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A judge just kicked 160 homeless people out of an office block that had been left empty for 15 YEARS

Just as the Beast from the East bore down on the UK and wound its way towards London, grassroots organisation Streets Kitchen found a safe haven for some of the city’s homeless. But now, a Judge sitting at Central London County Court has granted a possession order in respect of the building, condemning all 160 homeless inhabitants back onto the freezing streets once more. 

The building, 204 Great Portland Street, which was affectionately renamed the Sofia Solidarity Centre, is owned by W1 Developments – a development company concerned with the regeneration of our capital city. W1 Developments are seemingly but one strand in a structural web, and their majority shareholder is, surprise surprise, registered in the British Virgin Islands – a notorious tax haven.

The owners of Sofia House had left it completely empty for 15 years, attended solely by people tending to it now and then, including Mario Escobar, the handyman. In response, Streets Kitchen moved people in. 

Before long, a community hub was created amongst individuals who otherwise would be consigned to shop doorways, huddled in sleeping bags to escape the bitter bullet winds. 

Three floors of the building were occupied by people. A veritable hub of community was created. As well as shelter from the cold, the occupied building served as a centralised platform from which homeless individuals could be connected with friends and family, as well as with employment. Indeed, the organiser informed the Independent that at least three people had been put back in touch with family. 

Now, the over-160 residents of Sofia House face eviction. While section 144 of the Legal Aid and Punishment of Offenders Act 2012 made it a criminal offence to squat residential properties, the recourse for owners of commercial properties still lies in the civil courts

As such, W1 Developments applied to the court for a possession order, and they got it. The residents of Sofia House put forward two predominant legal arguments in defence of their occupation, both of which were unsuccessful.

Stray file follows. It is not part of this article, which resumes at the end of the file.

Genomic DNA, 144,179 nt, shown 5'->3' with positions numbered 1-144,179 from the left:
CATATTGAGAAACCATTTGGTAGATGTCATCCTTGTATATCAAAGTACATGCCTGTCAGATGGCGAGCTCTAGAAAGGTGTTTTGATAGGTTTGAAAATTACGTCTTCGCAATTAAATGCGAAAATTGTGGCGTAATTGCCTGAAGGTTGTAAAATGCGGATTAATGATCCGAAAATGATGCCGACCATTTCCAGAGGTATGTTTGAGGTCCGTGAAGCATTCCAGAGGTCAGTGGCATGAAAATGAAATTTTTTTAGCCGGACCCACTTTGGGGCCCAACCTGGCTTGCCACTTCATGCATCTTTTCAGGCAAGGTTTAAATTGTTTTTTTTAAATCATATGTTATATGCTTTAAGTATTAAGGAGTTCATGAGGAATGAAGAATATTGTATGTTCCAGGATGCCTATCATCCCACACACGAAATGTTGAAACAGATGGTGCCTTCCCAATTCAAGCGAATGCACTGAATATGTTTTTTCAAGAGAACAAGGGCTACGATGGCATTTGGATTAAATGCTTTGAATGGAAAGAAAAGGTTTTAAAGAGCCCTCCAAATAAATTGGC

The first was the assertion of the granting of an oral licence by Mario Escobar, the handyman, which members of Streets Kitchen recorded. Escobar had allowed the group that approached him on Friday 2 March to stay in the building over the coming weekend in the face of snow storms. Though he said this was despite fears over his job for doing so, and on the condition that he did not want to arrive back on Monday 5 March to find 70-80 people in the building. 

In response, counsel for W1 Developments argued that Mr Escobar didn’t have the authority to grant a licence as he is not, as a matter of law, authorised to make binding decisions on behalf of W1 Developments. In the alternative, it was argued that even if the licence was deemed to be valid, the occupiers had breached its terms by allowing over 200 people to stay in the property.

The second argument advanced by the Sofia House residents was one based on human rights. Specifically, the right to life under Article 2 of the European Convention on Human Rights; the right to respect for private and family life under Article 8; the right to freedom of expression under Article 10 and the right to freedom of assembly and association under Article 11. 

It is worth remembering two things. Firstly, human rights are only enforceable against public authorities. Secondly, County Court cases aren’t published, meaning that it doesn’t behove anyone to speculate as to the Judge’s reasoning. 

Nonetheless, the decision represents the assertion and enforcement of corporate proprietary rights by the Judiciary. Though Judges must merely apply the law of the land to the facts as they stand; it is surely an indictment of the law of the land as valuing proprietary rights over the rights of citizens of all means and all circumstances not to freeze, starve and shiver. 

Proprietary rights, at the very least as they pertain to commercial properties, must come with responsibilities. This is a matter for Parliament to change the law to make it fairer. It is not right that corporations can leave shops, offices, warehouses and buildings of all description standing languid and empty like husks. They blight the landscape, and they are the emblem of the power and favourability of corporate greed and excess in our society. They stand as dilapidated, broken tributes to the disdain for the poor and the vulnerable that is held by the powerful and the wealthy.

At the parliamentary level, statutory time limits on the length of time commercial buildings can stand empty for may be a start in terms of legislative proposals. Following the expiry of which, they become subject to compulsory purchase by the State for market rate to be put to public use. Policies of this nature are necessary in order to recalibrate the law in this area so that the preference of proprietary rights does not lead to perversions of the kind that has befallen Sofia House. 

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